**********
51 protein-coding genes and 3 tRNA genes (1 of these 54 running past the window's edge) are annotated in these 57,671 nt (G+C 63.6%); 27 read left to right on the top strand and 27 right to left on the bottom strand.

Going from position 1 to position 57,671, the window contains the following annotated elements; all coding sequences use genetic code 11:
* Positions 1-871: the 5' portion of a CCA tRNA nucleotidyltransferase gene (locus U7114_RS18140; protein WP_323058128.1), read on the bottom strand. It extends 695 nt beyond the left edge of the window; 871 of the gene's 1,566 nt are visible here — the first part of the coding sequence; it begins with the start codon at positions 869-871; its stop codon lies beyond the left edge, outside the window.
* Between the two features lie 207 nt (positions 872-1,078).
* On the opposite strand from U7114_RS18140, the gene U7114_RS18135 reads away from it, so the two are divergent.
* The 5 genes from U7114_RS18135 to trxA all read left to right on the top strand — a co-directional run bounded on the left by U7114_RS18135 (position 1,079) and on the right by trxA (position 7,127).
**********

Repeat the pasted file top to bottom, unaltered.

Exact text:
51 protein-coding genes and 3 tRNA genes (1 of these 54 running past the window's edge) are annotated in these 57,671 nt (G+C 63.6%); 27 read left to right on the top strand and 27 right to left on the bottom strand.

Going from position 1 to position 57,671, the window contains the following annotated elements; all coding sequences use genetic code 11:
* Positions 1-871: the 5' portion of a CCA tRNA nucleotidyltransferase gene (locus U7114_RS18140; protein WP_323058128.1), read on the bottom strand. It extends 695 nt beyond the left edge of the window; 871 of the gene's 1,566 nt are visible here — the first part of the coding sequence; it begins with the start codon at positions 869-871; its stop codon lies beyond the left edge, outside the window.
* Between the two features lie 207 nt (positions 872-1,078).
* On the opposite strand from U7114_RS18140, the gene U7114_RS18135 reads away from it, so the two are divergent.
* The 5 genes from U7114_RS18135 to trxA all read left to right on the top strand — a co-directional run bounded on the left by U7114_RS18135 (position 1,079) and on the right by trxA (position 7,127).